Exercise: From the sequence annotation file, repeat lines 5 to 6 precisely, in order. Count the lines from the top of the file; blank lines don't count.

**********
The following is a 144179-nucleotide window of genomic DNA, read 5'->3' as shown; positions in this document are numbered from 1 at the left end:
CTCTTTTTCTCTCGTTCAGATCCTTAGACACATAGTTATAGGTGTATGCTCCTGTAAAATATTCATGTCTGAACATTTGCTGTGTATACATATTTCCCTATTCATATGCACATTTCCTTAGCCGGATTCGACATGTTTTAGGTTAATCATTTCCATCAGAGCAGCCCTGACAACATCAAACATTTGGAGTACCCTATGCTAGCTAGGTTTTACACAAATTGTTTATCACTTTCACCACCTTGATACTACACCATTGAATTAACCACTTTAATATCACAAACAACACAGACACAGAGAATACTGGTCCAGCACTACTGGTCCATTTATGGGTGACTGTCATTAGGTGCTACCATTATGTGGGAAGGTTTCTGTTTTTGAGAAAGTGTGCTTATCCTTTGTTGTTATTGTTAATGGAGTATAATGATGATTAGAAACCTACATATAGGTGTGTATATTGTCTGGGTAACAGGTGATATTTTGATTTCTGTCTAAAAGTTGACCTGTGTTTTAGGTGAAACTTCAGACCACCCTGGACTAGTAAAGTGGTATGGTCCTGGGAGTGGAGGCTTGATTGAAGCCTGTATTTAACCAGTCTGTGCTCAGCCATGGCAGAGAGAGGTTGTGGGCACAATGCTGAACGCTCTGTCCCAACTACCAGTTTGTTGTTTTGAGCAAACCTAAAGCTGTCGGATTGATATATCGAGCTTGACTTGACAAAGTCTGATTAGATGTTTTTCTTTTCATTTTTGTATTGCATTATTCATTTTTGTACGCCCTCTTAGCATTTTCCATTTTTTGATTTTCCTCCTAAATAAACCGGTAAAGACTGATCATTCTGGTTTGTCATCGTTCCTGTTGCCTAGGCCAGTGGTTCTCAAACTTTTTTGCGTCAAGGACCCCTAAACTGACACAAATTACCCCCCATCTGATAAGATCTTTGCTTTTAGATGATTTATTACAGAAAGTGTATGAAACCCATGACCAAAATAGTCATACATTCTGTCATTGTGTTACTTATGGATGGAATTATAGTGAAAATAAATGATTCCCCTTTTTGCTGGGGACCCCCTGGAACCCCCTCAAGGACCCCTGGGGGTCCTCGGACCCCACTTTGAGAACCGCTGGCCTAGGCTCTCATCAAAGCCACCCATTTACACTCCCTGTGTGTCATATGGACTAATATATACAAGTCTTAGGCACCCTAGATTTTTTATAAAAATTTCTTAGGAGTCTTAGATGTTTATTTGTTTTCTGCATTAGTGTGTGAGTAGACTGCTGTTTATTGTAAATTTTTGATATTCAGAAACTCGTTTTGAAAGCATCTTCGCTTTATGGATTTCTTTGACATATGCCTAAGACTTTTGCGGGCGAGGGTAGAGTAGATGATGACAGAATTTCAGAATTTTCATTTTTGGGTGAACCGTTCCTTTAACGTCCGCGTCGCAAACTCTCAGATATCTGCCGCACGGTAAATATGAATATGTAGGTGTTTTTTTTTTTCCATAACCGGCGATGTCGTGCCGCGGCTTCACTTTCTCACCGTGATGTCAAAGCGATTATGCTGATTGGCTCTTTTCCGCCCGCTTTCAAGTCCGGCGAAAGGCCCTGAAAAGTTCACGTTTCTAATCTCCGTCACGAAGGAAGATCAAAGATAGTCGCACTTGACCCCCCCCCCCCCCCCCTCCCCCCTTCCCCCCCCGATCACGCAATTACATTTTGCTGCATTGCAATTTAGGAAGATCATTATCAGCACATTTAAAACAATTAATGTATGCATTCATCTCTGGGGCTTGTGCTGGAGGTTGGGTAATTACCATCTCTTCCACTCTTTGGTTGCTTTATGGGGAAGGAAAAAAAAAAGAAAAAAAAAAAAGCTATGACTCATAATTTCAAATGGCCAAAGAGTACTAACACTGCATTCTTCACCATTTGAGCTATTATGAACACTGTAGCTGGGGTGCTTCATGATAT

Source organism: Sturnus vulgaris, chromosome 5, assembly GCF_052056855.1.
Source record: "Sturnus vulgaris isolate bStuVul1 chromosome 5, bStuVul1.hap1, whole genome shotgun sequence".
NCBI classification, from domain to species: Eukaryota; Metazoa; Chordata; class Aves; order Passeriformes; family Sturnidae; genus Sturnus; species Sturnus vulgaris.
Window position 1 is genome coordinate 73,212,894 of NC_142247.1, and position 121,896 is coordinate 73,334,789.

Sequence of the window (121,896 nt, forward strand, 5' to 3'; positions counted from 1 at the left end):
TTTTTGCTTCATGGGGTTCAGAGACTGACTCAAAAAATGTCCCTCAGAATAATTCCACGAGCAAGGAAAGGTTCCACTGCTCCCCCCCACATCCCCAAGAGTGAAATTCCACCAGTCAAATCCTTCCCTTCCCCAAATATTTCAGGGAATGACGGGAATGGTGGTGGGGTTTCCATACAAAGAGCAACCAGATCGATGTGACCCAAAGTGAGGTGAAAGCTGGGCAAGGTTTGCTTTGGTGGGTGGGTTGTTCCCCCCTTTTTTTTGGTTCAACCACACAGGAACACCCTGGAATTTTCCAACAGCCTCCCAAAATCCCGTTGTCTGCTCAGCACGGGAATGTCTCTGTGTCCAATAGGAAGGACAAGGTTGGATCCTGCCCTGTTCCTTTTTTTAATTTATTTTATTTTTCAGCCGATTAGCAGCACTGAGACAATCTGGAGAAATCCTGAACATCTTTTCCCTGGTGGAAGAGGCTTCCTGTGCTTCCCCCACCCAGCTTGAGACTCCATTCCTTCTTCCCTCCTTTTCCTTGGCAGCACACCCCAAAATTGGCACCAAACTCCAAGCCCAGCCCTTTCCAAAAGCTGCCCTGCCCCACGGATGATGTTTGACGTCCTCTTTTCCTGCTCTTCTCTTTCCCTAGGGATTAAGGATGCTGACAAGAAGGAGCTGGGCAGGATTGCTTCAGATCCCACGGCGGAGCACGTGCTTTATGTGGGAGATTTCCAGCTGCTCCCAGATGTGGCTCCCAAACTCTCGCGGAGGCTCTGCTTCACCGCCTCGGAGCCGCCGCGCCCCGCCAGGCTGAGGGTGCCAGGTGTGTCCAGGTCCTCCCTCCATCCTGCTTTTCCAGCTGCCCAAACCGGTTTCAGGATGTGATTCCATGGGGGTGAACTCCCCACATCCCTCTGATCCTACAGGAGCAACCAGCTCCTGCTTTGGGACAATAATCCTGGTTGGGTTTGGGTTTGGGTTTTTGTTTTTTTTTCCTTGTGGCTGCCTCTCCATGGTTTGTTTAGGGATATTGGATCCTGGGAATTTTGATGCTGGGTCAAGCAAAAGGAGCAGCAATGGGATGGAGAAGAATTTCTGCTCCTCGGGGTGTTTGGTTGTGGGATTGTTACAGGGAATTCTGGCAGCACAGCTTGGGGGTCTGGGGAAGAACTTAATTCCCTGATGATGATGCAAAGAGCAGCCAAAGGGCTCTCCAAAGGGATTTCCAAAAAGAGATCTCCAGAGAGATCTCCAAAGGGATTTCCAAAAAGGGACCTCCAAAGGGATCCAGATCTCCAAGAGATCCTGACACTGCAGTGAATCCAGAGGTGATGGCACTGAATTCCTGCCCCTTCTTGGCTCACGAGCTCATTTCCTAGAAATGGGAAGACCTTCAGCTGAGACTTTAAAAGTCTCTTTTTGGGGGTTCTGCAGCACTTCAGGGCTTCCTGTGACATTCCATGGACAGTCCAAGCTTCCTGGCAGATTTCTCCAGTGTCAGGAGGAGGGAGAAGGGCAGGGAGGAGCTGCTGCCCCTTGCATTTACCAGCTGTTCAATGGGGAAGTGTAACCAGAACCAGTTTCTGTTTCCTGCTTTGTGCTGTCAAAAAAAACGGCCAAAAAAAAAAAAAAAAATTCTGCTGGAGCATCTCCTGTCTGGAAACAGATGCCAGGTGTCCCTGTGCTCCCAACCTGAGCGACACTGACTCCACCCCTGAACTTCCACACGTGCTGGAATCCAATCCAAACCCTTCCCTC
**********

NCBI classification, from domain to species: Eukaryota; Metazoa; Chordata; class Aves; order Passeriformes; family Sturnidae; genus Sturnus; species Sturnus vulgaris.
Window position 1 is genome coordinate 73,212,894 of NC_142247.1, and position 121,896 is coordinate 73,334,789.